Meghan Duggan: Proudest moment of my career? Fighting for equality in hockey

[Editor’s note: Meghan Duggan, who captained the U.S. women’s hockey team to Olympic gold at the 2018 Pyeongchang Winter Olympics, announced Tuesday she is retiring. Over a 14-year stint with the national team, Duggan scored 40 goals and 35 assists in 137 games and won seven gold medals at IIHF world championships. She was part of three Olympic teams, winning silver in 2010 and 2014 before the gold in 2018. Duggan expands on her decision in this personal essay.]

One of the biggest moments in my hockey career came in a boardroom. It was March 2017, and for the previous 15 months, my teammates and I had been negotiating with USA Hockey for equitable support and treatment for girls and women in the program. We were getting nowhere.

It’s not easy to stand up to an establishment. Past players and mentors, such as the legendary Cammi Granato, advised us: If you are going to go after something this monumental, you all have to be on the same page. Any female hockey player in the United States needed to know why we were doing this. If they had concerns, we were happy to talk through it. I had thousands of conversations with players from all levels, from the national team to high school, and their parents. Some were scared. Some were hopeful. A lot of times we were frustrated. But we had to stick together, trust our guts and be confident that this was the right thing to do.

We reached a point that we never wanted to get to: threaten a boycott. We said we wouldn’t play in the upcoming world championships until meaningful progress was made. Which brings me to that boardroom three years ago.

After another long round of fruitless negotiations, it was time to have one final discussion for the day. John Langel, one of our lawyers, said, “Meghan, I think you should deliver it.” Up to that point, our lawyers had done all of the talking, but as a team, we agreed that the other side needed to hear a player’s voice.

I’ll never forget being in that room and the emotion we all felt when we sat down again with USA Hockey. My teammates and I were practically arm in arm on one side of the table.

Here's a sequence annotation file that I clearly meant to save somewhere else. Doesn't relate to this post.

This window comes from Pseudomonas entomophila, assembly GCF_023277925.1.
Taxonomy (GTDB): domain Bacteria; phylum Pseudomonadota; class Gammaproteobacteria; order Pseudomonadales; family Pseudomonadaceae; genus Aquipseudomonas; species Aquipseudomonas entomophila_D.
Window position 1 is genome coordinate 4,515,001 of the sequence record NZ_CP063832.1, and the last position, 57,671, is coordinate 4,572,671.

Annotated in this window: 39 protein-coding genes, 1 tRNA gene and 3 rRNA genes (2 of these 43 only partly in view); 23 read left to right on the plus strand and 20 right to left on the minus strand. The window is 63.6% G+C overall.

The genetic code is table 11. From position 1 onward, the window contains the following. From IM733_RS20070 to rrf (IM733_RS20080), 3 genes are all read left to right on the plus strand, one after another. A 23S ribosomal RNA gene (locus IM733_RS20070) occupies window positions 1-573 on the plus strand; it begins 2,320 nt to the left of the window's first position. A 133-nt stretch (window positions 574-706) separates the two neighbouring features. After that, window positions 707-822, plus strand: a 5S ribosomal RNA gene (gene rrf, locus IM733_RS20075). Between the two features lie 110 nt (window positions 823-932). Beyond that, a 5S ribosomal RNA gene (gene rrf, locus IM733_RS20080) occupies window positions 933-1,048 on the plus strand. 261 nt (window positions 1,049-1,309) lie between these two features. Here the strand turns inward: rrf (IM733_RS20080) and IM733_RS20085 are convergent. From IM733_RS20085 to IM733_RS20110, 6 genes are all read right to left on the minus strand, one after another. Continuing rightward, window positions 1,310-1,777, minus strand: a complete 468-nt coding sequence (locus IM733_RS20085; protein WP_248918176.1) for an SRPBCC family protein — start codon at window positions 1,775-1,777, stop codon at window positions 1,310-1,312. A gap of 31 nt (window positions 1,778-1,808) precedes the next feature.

“We did not come this far to only come this far,” I began on behalf of all of us. “This is really important to us, and we’re not giving up now.”

We knew that moment was so much bigger than all of us. It was bigger than hockey — and bigger than sports. We were determined to implement change and make history.

As I retire, reaching that landmark deal with USA hockey in 2017 remains one of the highlights of my 14-year career with the national team.

I was talking to my best friend, Erika Lawler, recently. We’ve known each other almost 20 years. In sharing my news with her, she said, “Megs, you have so much to be proud of.”

I started thinking a lot about that and realized it isn’t an easy thing to say about yourself, especially out loud. I had never thought about it before, let alone said it.

I’m proud of myself.

As women, it’s unnatural to be self-congratulatory. We have in the past been taught to be deferential and modest. But you know what? I am proud. I’m SO proud of our team and everything we went through together to achieve the success we did and proud of the way we inspired young girls to take the sport to new heights. I’m proud of the hard work I put in, as well as of relationships I built. I’m so proud that this was my hockey career.

There are so many other unforgettable moments. The gold medal we won that spring at the world championships, one of seven I had the honor of being a part of, is another highlight. As is the unparalleled, euphoric joy of winning Olympic gold at PyeongChang in 2018, which was especially gratifying after our excruciating overtime loss to rival Canada in the Sochi Olympics four years earlier and the 2-0 loss to them four years before that in the Vancouver Games.

More meaningful and important to me than it all are people: my family, teammates, coaches, support staff, fans, organizations and the next generation of players. They are at the core of all of those experiences, and I am so humbled and grateful to be able to share my career with them. Hockey changed my life. I put on a pair of skates as a toddler and grew up through the sport. It has been one of the greatest privileges of my life to play for Team USA.

Although being an athlete will always be part of my identity, I am ready for the next chapter. I know it’s the right decision for me, but at the same time, it’s still very emotional. The exciting part is deciding what’s next. My wife, Gillian, and I welcomed our son, George, in February. I am looking forward to the new adventure and challenges of being a mom and to helping put George in positions to thrive.

I want to continue to make an impact in hockey — working hard to change our sport for the better and taking pride in inspiring the next generation — but now I get to explore what that looks like. I’ve always dreamt about becoming the first female GM of an NHL team, and who knows? Maybe one day. I’m grateful I have so much in life to look forward to and work toward, but first I want to reflect.